power switch: well I went all ballistic retro and used the NES power switch :> - also Raphael Abrams of NYCResistor was nice enough to gift me an extra one of these.
power LED: color is up to you.
tv out cables: this is up to the you or the situation, you can use composite RCA with most TV's and also s-video with some. VGA, S-video with monitors and projectors; I found this article on the subject very enlightening.
acrylic glass: for the case I used 2 sheets of 1/4 inch plexiglas, each sheet being 9 x 24 inches. these were then cut to my design with a lazer-cutter. so for bonding the material you'll need Weld-on 3 acrylic cement, this stuff smells bad and needs to be applied with a syringe.
operating system: my recommendation for OS is Ubuntu; it is free, linux based, open source and mad hood. of course you can use your preferred system with Windows being the most popular option and I will briefly cover that as well but this instructable will mainly focus on open source tools.
emulators: there are many flavors of emulators out there and ideally you would get one for every console ever made, thus broadening your critical scope. thankfully the collective brain of Wikipedia compiled a list for us here.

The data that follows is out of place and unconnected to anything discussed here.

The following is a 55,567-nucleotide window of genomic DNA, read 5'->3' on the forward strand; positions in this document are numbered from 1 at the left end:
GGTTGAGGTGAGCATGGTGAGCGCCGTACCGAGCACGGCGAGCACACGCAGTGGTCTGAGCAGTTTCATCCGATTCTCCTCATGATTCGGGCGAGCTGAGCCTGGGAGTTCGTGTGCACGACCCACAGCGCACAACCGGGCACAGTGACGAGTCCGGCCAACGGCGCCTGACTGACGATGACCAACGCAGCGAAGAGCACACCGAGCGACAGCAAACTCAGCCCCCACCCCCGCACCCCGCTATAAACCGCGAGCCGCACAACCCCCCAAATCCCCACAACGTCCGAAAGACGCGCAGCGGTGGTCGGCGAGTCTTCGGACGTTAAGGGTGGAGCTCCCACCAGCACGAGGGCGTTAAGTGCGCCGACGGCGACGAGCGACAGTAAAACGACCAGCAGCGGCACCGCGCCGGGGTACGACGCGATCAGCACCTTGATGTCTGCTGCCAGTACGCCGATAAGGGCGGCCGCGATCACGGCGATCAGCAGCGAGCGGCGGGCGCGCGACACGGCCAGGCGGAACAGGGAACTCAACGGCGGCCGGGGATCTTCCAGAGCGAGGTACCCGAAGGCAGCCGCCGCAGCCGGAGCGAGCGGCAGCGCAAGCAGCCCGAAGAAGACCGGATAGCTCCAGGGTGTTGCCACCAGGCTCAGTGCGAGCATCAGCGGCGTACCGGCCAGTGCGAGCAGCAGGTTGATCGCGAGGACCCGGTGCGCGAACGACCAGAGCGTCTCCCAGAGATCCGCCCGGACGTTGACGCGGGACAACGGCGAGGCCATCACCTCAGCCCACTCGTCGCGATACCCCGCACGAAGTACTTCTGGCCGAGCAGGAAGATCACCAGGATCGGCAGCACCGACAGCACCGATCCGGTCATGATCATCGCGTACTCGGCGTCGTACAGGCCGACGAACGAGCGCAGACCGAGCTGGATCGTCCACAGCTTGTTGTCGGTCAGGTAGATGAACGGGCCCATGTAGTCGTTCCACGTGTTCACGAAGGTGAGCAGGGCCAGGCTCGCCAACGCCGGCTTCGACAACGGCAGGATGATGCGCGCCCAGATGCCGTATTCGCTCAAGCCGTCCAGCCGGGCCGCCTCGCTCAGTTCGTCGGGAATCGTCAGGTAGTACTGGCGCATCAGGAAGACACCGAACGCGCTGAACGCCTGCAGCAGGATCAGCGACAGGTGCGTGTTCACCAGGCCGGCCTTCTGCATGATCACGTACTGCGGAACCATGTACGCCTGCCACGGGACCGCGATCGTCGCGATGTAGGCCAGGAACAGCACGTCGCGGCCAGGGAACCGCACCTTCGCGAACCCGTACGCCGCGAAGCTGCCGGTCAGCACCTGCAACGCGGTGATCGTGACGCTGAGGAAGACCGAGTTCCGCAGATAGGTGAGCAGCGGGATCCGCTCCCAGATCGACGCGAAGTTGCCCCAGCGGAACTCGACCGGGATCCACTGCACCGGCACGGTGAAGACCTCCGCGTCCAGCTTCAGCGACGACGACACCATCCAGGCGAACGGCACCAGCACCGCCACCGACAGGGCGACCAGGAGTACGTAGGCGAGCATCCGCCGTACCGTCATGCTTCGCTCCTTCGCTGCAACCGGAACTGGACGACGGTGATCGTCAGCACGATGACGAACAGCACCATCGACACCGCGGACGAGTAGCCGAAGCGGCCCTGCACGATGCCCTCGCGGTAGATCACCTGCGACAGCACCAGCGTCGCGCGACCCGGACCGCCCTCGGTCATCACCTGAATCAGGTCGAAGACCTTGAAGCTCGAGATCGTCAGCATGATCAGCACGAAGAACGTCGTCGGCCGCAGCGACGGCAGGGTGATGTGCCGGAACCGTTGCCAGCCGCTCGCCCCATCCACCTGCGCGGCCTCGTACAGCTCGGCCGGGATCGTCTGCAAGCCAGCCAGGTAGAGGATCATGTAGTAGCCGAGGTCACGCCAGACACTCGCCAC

spray paint: for a nice finish
other stuff: like patience, epoxy or gorilla glue, a well lit, ventilated, clean and comfortable working area plus wire strippers, screws, screwdriver, wires, a soldering kit, tape etc etc. if you don't have something then MacGyver it but always be on the safe side. I really should have documented my soldering burns....
Step 2: This is what you need to do
first off we start with the case, it will be cube shaped with the width, height and length of 7.5 inches. I am using 1/4 inch clear plexiglas that I bought at canal plastics center in Chinatown, NYC. they have a really good selection of plastics and also do custom laser cutting. the bulk of the measuring was done using a vector graphics editor like adobe illustrator or inkscape; the free open source alternative.